Allen Gorin adds to the discussion velow on teaching children of affluence:
Neal, Mike, and others:
This is a great issue for discussion! I've said many times, to my wife and others, that it is much more challenging raising good kids in a wealthy environment than in a middle-class one. I can't tell you how many times I've heard someone--typically a high-school dropout who became a multi-million dollar entrepreneur--say some version of "I want to give my kids everything I didn't have." The "everything" is usually material benefits, which deprives the kids of learning how to fend for themselves. These kids never develop character, discipline, and the ability to cope with failure. In a manner of speaking, these kids are set up to fail in life, and somewhere in their bones, know that their misguided parents have played a key role in this process. To add insult to injury, the rich parents often pile on with comments like "after all we've done for you.........!" Not to mention family and friends who see the unsuccessful kids as failures AND ingrates.
Neal raises the key question: what can those of us who have attained material success do to avoid the above-mentioned scenario with our own kids? Let me suggest a few guidelines:
1) Even as material wealth is attained, don't define yourself and your family's values according to such material wealth. While I'm neither a Christian nor a New Testament scholar, I recall a great line (I think from Jesus' Sermon on the Mount) which goes something like, "Lay not your treasure where moth and dust corrupt.............for where your treasure is, there will your heart be also." This is, in religious lexicon, just another way of saying that it's foolish to make material wealth an important criteria for assessing the true measure of a man or woman.
2) Don't make material wealth your ultimate security, and communicate this value to your kids.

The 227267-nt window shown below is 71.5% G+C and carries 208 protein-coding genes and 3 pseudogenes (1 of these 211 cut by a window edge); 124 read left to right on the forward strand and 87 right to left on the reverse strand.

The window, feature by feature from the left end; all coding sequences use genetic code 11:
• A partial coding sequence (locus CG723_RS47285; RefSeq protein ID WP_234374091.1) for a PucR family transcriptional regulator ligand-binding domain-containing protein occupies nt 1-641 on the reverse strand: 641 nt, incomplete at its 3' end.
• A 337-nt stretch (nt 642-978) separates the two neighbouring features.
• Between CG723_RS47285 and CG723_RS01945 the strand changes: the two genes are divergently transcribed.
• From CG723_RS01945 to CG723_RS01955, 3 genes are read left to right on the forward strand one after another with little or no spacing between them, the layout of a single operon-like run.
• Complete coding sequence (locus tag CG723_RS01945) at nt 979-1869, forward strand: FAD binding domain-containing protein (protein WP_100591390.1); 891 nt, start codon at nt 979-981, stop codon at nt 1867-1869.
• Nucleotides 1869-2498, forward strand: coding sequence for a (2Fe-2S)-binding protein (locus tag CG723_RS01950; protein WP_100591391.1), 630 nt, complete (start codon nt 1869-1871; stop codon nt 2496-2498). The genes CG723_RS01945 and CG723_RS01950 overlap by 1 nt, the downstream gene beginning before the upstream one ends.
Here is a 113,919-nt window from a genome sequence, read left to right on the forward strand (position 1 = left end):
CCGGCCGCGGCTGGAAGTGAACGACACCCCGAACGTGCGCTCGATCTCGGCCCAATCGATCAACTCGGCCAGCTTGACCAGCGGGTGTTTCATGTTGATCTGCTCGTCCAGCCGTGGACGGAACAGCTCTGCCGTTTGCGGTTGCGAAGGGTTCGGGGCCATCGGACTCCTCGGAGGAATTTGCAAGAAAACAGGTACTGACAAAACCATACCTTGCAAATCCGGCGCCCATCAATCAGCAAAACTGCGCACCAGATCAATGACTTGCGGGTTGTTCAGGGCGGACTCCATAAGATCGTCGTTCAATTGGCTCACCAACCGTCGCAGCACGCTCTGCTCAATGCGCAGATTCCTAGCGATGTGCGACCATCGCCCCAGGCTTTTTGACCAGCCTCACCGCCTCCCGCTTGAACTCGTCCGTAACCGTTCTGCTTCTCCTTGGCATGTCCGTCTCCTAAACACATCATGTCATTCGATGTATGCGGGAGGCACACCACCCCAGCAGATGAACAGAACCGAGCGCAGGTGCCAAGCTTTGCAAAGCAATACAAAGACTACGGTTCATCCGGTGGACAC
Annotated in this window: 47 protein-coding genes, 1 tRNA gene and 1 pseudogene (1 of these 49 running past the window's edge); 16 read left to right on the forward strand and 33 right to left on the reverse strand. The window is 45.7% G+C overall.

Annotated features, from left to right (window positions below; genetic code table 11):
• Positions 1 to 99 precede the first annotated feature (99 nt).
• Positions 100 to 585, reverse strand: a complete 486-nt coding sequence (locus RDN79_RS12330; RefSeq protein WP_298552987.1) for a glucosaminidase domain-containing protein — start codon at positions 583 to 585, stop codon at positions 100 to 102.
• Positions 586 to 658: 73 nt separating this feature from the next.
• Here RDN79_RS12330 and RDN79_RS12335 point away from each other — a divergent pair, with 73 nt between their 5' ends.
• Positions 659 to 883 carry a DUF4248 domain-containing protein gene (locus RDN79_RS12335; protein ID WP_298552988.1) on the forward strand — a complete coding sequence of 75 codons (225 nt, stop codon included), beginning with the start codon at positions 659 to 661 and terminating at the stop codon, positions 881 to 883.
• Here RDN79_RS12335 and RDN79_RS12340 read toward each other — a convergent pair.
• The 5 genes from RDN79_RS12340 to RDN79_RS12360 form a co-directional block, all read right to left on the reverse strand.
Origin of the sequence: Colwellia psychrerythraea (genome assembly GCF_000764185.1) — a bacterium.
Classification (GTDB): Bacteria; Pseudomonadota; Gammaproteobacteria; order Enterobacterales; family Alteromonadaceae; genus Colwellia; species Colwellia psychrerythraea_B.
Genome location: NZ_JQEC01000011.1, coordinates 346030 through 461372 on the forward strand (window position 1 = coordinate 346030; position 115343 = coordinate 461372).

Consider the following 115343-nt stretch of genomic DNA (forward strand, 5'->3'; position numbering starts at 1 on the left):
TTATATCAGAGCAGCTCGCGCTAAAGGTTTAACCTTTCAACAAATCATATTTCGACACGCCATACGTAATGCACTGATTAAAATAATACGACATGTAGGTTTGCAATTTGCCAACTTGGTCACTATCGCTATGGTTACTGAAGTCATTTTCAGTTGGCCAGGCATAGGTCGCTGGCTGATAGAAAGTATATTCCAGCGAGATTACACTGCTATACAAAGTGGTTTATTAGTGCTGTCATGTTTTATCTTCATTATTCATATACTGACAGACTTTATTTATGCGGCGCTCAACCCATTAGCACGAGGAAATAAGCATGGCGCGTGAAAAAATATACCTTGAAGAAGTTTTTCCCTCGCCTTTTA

3) Let your kids take risks, and LET THEM FAIL. Hopefully, the failures will be small stuff, which will build character and minimize the chances of kids failing with the big stuff.
4) Don't be so quick to bail kids out when they fail. Let them learn accountability, and the art of picking themselves up off the ground when they've been knocked down.
5) Let kids earn their way to their own material successes, rather than leveraging mom and dad's "connections."
I could go on and on with this important subject, but I'll stop here. Let me end with a quick and recent story. My daughter is very talented in many ways, including web design. She had been working part-time for my partner and me--as web designer and website manager--in a new business venture. I say "had been working" because a short while ago, I convinced my partner that it was best if we fire Anna. She had been taking advantage of the fact that her boss was her Dad, and that she could always make commitments to finish work without actually following through in a timely manner. Many times I told her that she can't do business this way "in the real world," but it never really sank in until I fired her. After recovering from the shock--this was the first time she had ever been fired from anything--she now acknowledges her tendency to procrastinate, preferring to do what she feels like more than fulfilling her commitments. I predict that, one day, she will fondly recall that it was her Dad who fired her from a job for the first time--because I care about her, and the values she lives by.
PS An excellent book on this subject is "Rich Dad, Poor Dad: What the Rich Teach Their Children that the Poor and Middle-Class Don't."
The author is Robert Kyosaki.